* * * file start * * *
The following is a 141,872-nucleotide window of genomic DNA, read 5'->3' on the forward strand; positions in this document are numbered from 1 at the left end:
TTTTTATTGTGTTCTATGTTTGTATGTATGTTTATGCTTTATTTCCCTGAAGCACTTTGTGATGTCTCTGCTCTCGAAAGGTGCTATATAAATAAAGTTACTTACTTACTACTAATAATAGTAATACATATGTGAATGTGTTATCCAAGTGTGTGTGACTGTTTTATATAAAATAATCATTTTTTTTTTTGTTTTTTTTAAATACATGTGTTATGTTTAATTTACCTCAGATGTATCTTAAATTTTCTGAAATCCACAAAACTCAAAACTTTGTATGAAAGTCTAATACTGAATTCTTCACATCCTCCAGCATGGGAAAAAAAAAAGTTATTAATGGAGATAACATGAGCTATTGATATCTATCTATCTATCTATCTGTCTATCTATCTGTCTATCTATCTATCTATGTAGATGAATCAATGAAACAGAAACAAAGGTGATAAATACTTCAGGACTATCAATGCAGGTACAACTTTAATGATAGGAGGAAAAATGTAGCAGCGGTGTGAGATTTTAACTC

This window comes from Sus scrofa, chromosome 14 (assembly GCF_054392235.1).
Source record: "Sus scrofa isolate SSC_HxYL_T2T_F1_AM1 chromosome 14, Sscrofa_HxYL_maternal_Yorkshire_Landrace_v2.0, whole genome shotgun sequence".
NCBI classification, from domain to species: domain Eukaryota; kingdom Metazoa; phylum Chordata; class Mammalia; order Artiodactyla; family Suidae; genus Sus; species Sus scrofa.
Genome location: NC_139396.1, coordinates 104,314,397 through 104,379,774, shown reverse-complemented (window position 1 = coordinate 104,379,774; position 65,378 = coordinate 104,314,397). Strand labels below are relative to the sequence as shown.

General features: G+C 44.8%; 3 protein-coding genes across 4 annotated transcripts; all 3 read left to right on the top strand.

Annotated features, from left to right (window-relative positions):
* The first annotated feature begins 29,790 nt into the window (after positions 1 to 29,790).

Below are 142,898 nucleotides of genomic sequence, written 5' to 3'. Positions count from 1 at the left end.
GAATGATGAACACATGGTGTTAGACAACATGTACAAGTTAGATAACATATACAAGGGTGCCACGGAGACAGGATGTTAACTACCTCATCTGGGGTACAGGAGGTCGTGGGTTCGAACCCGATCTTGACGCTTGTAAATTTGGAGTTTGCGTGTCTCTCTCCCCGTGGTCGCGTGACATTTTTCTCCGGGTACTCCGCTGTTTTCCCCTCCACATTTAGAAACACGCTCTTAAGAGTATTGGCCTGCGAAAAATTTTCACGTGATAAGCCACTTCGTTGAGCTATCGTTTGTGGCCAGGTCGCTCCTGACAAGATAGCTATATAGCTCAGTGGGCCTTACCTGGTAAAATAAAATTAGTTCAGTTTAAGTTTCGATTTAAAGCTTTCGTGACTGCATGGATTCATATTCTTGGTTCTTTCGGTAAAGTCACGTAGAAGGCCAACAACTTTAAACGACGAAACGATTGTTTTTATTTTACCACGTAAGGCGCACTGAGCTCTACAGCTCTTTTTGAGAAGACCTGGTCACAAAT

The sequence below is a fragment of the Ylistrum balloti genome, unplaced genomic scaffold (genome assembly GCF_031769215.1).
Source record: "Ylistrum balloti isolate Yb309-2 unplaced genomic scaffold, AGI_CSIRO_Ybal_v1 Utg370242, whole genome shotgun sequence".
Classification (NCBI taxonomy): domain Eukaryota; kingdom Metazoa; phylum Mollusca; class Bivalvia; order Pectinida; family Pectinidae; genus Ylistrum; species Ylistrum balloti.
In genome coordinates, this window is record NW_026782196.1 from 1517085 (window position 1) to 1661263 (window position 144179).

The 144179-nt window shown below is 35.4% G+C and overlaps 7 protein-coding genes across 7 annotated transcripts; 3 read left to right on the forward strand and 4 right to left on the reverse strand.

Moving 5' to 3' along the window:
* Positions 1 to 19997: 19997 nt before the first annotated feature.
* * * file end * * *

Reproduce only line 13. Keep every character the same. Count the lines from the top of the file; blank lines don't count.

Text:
Source record: "Ylistrum balloti isolate Yb309-2 unplaced genomic scaffold, AGI_CSIRO_Ybal_v1 Utg370242, whole genome shotgun sequence".